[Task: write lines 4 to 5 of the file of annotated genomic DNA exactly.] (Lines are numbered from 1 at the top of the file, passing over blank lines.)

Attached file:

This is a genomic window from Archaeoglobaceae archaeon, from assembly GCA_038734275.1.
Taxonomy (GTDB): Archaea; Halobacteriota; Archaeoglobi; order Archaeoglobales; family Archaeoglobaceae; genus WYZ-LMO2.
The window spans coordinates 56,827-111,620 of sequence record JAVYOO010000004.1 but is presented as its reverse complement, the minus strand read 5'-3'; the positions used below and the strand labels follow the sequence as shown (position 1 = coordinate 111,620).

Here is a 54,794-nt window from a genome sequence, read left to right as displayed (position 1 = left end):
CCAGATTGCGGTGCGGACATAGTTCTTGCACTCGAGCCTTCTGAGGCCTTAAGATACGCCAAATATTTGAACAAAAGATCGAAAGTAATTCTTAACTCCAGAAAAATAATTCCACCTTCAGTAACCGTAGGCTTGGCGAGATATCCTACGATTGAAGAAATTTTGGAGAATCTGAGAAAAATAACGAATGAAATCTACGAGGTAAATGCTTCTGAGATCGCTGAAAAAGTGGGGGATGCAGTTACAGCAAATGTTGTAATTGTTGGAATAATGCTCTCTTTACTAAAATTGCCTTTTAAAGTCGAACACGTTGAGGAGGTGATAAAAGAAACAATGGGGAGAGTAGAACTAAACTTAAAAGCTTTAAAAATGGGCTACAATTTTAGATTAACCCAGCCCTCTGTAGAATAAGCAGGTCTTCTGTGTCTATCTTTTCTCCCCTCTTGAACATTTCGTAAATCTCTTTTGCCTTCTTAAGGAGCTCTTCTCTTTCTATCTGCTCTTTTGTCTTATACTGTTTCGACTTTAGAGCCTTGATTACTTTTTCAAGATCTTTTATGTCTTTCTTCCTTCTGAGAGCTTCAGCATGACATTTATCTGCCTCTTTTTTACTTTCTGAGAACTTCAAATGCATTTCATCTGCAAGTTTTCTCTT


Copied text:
Here is a 54,794-nt window from a genome sequence, read left to right as displayed (position 1 = left end):
CCAGATTGCGGTGCGGACATAGTTCTTGCACTCGAGCCTTCTGAGGCCTTAAGATACGCCAAATATTTGAACAAAAGATCGAAAGTAATTCTTAACTCCAGAAAAATAATTCCACCTTCAGTAACCGTAGGCTTGGCGAGATATCCTACGATTGAAGAAATTTTGGAGAATCTGAGAAAAATAACGAATGAAATCTACGAGGTAAATGCTTCTGAGATCGCTGAAAAAGTGGGGGATGCAGTTACAGCAAATGTTGTAATTGTTGGAATAATGCTCTCTTTACTAAAATTGCCTTTTAAAGTCGAACACGTTGAGGAGGTGATAAAAGAAACAATGGGGAGAGTAGAACTAAACTTAAAAGCTTTAAAAATGGGCTACAATTTTAGATTAACCCAGCCCTCTGTAGAATAAGCAGGTCTTCTGTGTCTATCTTTTCTCCCCTCTTGAACATTTCGTAAATCTCTTTTGCCTTCTTAAGGAGCTCTTCTCTTTCTATCTGCTCTTTTGTCTTATACTGTTTCGACTTTAGAGCCTTGATTACTTTTTCAAGATCTTTTATGTCTTTCTTCCTTCTGAGAGCTTCAGCATGACATTTATCTGCCTCTTTTTTACTTTCTGAGAACTTCAAATGCATTTCATCTGCAAGTTTTCTCTT